So what is the purpose of portraiture? Why this lust for faces, why this need to look one in the eye? I suspect that in part portraiture serves a need to do just that -- look another in the eye without risking a confrontation. We confront the other without incurring their displeasure; we study them at our leisure and our pleasure. We customarily think of photographers as voyeurs, with the implication that their viewing involves some guilty pleasure -- but we are all guilty of a deep-seated scopophilia that obliges us to look with an unacknowledged need for some kind of forbidden knowledge. In a sense portraits are like the fruit of that very tree that cost us our freedom and our innocence. Perhaps it is precisely because we violate an unspoken social taboo; the looking is transgressive. We all crane our necks when we pass the scene of an accident. But what do we learn, once we see?

Crossing the line, confronting and passing beyond normal limits, may be something subtler and more significant than we assume. It could well be that our need to look fixedly at the world involves a drive that is nobler than mere pleasure, though we ought not to discount the value of that pleasure. Rather than primitive sex or aggression, perhaps there are unsuspected metaphysical or ontological motives at work here. Again, Koudelka implies this when he states his own purpose behind the incessant photographic activity that appears to characterize his daily existence: "The philosophic aspects of photography don't interest me. What interests me are its limits. I always photograph the same people, the same situations, because I want to know the limits of those people, of those situations, and also my own limits." This certainly characterizes his Gypsies book, a book whose narrative, interestingly, is punctuated periodically with conventional frontal, look-you-in-the-eye portraits that never fail to draw you in.

It might be that the limits of what we know are what we really hanker for; when we rubberneck we are hoping for a glimpse of that bone and blood that normally hides below the surface and cheats us of our false views of identity and immortality, which is probably why Renaissance intellectuals kept memento mori on their desks. The scene of the crash offers us a moment of honest appraisal, but only if we take our eyes off the road. Modern institutions work so hard to hide all that from us that we are left with a craving for reality which ironically we satisfy by looking at pictures.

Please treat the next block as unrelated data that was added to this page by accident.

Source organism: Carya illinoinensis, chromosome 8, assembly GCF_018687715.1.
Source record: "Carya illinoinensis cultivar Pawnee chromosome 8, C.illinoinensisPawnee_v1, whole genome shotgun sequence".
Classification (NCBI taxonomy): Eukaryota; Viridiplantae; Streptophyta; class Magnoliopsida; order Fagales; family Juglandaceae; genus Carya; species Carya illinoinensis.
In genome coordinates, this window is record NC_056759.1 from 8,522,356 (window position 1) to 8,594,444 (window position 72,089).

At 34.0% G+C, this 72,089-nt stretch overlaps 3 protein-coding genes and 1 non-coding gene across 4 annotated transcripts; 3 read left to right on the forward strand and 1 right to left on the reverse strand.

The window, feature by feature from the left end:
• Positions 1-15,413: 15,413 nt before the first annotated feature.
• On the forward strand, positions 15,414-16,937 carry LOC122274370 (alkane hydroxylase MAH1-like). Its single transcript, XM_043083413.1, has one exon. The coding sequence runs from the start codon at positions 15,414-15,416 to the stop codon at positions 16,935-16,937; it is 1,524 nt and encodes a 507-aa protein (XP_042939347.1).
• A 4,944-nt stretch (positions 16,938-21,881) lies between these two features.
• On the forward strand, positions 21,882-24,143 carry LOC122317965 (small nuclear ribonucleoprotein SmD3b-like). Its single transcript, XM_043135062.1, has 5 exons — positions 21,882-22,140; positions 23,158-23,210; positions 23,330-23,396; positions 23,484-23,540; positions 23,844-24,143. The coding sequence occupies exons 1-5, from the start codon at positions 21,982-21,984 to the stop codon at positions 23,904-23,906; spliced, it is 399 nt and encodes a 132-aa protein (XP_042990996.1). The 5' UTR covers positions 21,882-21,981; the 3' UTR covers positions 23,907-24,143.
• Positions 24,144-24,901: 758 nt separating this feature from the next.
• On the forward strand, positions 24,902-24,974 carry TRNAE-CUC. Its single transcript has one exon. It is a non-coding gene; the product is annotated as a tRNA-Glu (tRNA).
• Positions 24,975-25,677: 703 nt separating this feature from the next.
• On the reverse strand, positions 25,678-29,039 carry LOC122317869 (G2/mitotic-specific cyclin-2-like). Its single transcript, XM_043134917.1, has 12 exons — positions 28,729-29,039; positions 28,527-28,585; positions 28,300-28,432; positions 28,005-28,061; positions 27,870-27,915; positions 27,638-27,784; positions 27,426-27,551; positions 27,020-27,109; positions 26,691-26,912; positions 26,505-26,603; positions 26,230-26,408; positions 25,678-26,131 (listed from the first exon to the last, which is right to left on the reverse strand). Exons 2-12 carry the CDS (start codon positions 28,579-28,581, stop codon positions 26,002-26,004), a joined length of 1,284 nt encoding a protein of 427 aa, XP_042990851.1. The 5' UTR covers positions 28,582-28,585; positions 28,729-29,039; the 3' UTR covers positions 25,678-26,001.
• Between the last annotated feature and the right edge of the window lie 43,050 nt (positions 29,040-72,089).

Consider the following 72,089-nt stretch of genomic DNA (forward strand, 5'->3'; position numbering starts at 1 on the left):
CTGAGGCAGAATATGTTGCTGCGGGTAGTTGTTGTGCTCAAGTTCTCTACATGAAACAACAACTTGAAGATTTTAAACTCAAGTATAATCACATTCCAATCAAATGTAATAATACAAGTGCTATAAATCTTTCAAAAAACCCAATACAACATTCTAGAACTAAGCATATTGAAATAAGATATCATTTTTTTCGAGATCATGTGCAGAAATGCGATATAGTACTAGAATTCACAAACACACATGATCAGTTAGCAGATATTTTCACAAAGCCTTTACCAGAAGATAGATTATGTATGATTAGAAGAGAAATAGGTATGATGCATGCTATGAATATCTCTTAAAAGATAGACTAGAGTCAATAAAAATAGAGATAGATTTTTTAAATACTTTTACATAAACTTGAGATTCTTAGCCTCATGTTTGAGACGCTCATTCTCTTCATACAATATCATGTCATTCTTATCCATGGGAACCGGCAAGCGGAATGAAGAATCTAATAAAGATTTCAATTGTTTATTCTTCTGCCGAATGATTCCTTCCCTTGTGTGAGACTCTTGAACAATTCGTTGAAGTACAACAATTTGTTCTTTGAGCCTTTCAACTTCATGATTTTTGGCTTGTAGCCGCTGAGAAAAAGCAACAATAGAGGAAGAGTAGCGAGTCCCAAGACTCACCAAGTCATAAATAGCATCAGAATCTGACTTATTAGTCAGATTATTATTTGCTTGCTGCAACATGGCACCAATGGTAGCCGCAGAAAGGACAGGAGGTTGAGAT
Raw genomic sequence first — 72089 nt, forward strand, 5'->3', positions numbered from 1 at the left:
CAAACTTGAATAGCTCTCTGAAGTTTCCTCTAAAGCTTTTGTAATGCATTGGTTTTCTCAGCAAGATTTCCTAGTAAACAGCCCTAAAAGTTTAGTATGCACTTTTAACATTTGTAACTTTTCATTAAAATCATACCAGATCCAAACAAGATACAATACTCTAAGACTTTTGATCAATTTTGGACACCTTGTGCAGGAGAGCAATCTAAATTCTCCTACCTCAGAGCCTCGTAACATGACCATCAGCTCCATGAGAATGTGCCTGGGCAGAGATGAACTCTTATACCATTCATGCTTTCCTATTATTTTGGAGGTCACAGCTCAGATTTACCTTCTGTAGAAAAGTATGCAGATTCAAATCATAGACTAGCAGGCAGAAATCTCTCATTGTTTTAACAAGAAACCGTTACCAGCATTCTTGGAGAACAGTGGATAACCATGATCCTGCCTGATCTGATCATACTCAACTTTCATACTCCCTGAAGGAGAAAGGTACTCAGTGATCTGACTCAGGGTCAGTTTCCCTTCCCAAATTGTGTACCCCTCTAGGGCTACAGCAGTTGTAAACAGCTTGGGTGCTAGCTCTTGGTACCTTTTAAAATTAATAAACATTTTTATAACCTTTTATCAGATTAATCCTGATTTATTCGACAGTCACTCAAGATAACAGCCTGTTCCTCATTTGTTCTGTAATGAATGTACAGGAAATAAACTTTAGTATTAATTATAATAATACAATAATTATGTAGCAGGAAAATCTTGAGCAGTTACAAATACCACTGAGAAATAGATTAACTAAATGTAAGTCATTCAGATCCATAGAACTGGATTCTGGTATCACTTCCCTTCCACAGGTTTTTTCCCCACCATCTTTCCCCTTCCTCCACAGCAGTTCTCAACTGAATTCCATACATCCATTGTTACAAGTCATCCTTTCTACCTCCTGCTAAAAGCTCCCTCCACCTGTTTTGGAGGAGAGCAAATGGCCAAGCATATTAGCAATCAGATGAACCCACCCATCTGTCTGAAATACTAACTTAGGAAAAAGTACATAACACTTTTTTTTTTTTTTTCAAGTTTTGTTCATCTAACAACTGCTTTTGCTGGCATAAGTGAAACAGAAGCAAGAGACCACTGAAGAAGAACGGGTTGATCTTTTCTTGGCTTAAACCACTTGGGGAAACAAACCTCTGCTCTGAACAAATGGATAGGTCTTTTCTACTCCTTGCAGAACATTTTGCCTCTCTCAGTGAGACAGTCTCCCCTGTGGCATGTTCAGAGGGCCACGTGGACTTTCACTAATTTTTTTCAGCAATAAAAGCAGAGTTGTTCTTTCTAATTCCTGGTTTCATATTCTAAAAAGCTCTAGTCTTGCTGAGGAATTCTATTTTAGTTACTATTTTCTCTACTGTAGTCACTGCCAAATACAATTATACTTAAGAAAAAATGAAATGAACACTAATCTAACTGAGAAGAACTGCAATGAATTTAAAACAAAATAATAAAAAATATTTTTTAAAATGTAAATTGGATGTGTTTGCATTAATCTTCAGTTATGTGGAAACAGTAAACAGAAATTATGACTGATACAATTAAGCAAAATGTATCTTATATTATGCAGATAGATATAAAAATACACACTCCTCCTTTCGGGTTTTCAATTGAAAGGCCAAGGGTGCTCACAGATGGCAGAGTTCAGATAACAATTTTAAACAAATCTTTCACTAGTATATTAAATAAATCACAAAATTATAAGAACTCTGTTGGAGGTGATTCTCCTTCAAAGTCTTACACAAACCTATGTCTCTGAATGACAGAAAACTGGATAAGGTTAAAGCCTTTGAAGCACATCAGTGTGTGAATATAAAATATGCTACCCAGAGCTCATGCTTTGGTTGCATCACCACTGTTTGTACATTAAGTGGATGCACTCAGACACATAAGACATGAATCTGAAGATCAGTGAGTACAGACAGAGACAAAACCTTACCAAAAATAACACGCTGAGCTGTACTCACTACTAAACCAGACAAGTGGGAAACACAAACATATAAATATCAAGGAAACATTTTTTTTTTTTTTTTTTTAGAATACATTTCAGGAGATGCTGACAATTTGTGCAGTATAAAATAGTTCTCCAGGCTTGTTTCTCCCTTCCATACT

Which brings me back to HCB's snaps: their seemingly casual and effortless approach to capturing individuals who were among the greatest figures of the twentieth century would seem to fly in the face of professional photography and its painstaking attempts through lighting and arrangement to render a Portrait of the Great Man. But what could be more unexpected than to see Matisse the great painter as a somewhat comic figure surrounded by his pet doves? Or this snap of Faulkner, the Great Brooding Southern Writer, out strolling with his pet dogs? Is this the man who wrote the screenplay for The Big Sleep?

Though I never thought so before, I would argue now that HCB may well have been the greatest portraitist of his generation. Without any of the paraphernalia of professional photography -- all the pomp and circumstance heralded by the bags of lights and big cameras, the import of which is to justify one's day rate -- HCB simply snapped his subjects in the stream of life, "a la sauvette," and like any such moments seized from the flux, they surprise us with their lived reality, their unquestionable affirmation not of the individual but of the imperious reality of that particle of space and time. They are genuine, human and humane, but they are not conventionally humanist.